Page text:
This is the first in a series of posts whose goal is quite ambitious. Namely, we will attempt to give an intuitive explanation of why the recent push of several prominent mathematicians (Fargues, Scholze, etc.) to ‘geometrize’ the ‘arithmetic’ local Langlands program is intuitively feasible (at least, why it seems intuitive to me!) and, more to the point, to understand some of the major objects/ideas necessary to discuss it.
The goal of this post, in particular, is to try and understand why perfectoid fields (of which perfectoid spaces, their more corporeal counterparts) are natural objects to consider. This is far from a historical account of perfectoid fields and tilting, of which I am far from knowledgable. Instead, this is more in the style of Chow’s excellent You Could Have Invented Spectral Sequences explaining how one might have arrived at the definition of perfectoid fields by ‘elementary considerations’.
This post is somewhat out of order. In some magical world where I actually planned out my posts, this would have been situated less anteriorly but, as we’re constantly reminded, we do not live in a perfect world!
These are some notes that I wrote for a learning course at Berkeley–the goal being to understand the statement of the global Langlands conjecture.
The goal of the talk (that these notes were written for) was, specifically, to motivate -adic Hodge theory with an eye, in particular, towards where it might be useful in understanding the statement of Langlands.
These are even less edited than usual, so I profusely apologize for any mistakes. As always, corrections/comments are very welcome!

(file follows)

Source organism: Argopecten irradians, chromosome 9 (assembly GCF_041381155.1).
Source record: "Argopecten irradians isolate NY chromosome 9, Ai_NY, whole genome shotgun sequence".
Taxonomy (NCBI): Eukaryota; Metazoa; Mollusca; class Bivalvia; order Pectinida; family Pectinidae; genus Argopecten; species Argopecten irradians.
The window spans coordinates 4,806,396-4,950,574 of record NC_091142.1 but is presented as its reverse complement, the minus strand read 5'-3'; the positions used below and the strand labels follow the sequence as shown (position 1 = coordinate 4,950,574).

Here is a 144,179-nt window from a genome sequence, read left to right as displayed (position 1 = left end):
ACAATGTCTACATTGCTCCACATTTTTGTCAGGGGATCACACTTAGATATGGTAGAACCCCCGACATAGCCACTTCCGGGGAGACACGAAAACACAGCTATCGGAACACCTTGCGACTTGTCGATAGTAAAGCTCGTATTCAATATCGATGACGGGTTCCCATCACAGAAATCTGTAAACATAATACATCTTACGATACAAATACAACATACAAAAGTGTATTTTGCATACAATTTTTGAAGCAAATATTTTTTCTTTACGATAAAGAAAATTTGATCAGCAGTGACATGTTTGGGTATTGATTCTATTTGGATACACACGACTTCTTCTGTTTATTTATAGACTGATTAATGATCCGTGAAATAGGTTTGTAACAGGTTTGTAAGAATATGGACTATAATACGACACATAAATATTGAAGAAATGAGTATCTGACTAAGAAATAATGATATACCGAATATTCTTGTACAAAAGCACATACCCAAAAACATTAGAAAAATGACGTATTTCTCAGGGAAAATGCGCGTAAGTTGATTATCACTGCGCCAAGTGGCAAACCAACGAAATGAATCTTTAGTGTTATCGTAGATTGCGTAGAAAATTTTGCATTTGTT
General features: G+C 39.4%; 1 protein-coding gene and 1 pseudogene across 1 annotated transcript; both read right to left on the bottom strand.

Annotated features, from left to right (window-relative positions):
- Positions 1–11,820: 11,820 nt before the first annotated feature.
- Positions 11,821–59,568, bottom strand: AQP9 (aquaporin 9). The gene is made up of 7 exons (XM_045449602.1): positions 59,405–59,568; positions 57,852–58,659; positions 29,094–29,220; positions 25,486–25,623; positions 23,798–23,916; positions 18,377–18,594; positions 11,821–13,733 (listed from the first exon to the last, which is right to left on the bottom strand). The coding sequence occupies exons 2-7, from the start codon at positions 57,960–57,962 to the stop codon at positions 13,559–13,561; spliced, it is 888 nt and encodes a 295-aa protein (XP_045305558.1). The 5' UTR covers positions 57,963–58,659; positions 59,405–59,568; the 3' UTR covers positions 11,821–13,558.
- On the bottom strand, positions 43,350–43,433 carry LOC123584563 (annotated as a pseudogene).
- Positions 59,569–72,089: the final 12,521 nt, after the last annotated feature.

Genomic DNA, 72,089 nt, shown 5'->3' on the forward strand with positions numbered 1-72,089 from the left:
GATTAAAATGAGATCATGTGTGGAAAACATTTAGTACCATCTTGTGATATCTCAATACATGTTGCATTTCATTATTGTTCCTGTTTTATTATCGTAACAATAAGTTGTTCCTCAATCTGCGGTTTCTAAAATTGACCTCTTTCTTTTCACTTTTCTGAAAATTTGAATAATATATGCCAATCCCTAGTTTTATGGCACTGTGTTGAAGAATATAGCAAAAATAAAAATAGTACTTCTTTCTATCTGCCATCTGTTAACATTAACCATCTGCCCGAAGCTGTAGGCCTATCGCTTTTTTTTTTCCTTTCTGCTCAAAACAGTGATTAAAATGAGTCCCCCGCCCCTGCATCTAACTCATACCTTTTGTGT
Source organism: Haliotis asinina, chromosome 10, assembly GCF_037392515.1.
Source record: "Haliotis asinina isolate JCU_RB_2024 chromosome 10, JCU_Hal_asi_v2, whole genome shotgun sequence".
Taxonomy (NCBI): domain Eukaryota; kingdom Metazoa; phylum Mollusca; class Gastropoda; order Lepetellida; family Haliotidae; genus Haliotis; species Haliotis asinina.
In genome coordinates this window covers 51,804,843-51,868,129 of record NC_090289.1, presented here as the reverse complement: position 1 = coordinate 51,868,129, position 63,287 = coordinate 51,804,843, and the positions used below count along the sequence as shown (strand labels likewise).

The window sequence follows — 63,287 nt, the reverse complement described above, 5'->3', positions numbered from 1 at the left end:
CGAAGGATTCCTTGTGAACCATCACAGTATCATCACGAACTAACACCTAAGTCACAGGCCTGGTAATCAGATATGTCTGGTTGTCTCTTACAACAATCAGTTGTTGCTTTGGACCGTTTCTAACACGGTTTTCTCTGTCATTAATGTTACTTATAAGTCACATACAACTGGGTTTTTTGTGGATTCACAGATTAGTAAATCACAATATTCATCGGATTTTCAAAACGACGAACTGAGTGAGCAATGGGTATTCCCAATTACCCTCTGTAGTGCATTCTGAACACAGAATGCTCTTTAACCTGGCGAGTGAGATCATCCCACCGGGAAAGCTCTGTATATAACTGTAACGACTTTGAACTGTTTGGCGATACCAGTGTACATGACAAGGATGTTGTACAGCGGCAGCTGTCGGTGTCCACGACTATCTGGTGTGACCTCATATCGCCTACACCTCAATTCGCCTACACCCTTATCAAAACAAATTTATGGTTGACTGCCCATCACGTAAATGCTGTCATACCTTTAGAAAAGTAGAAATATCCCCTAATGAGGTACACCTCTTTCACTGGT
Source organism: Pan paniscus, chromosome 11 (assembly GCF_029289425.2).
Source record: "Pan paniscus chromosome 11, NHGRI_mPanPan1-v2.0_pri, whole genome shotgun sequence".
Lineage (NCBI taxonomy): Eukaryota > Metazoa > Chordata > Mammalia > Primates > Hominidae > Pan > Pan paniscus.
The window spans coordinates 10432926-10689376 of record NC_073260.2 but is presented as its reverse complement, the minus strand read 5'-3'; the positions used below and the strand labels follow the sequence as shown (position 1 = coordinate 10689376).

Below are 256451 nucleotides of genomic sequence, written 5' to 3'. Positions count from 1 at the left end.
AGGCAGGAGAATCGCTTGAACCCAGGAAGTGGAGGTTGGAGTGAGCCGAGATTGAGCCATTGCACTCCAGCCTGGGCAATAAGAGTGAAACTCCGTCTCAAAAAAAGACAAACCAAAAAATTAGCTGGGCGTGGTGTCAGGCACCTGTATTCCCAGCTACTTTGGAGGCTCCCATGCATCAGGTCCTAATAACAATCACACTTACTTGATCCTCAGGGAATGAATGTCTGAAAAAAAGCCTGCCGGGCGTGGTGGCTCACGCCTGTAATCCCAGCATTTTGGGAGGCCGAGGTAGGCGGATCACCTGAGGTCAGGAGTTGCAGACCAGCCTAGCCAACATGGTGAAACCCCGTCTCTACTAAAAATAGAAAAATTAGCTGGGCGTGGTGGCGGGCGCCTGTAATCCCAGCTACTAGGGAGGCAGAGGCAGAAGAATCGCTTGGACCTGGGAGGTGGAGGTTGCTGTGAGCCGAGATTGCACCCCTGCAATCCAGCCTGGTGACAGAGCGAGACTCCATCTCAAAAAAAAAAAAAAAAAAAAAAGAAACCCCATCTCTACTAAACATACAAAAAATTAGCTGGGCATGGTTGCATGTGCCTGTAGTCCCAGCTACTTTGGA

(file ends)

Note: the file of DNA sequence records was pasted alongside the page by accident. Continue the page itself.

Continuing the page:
Here are some notes that I wrote for a Galois representations learning seminar. I was tasked with giving the first talk about local fields, global fields, their Galois groups, and their connection.
Since most participants were seasoned veterans (at least insofar as basic definitions/results go) I tried to sail towards slightly more interesting waters. Thus, these notes, while containing (basically) the bare-bones technical information, have a slightly different goal then a standard introductory talk on the subject. Namely, they focus on two things:
Trying to establish, via multiple analogies, a ‘geometric understanding’ of what is measuring with regards to –how it is studying the ‘local arithmetico-geometric data of a (punctured) ) at ‘.
Trying to emphasize the ‘credo’ that the hard part of something like is the wild ramification group . This is done by explaining how is ‘simple’ and explaining how one can understand geometrically (by thinking about the geometry of curves over finite fields) why wild ramification is hard.This, for people that know some Galois representations, should not be a shocking focus since the oomph of big results like Grothendieck’s -adic monodromy theorem is that is ‘almost killed’ when discussing -adic representations and, combining this with our credo, explains why -adic representations are ‘simpler’ than -adic ones.
There should be two warnings though:
I proof read these even less than I usually do for posts. So, please take the contents with an extra large grain of salt. Please let me know if any mistakes are present and I will (attempt to) correct them.
Apparently there is a phrase ‘simple’ in group theory, which is kind of a big deal. I kind of, perhaps, maybe forgot this while writing these notes. So the phrase ‘simple group’ should be translated to ‘not very complicated group’ in these notes.
This will be the first in a series of posts discussing Shimura varieties. In particular, we will focus here on a sort of broad motivation for the subject—why Shimura varieties are a natural thing to study and, in particular, what they give us.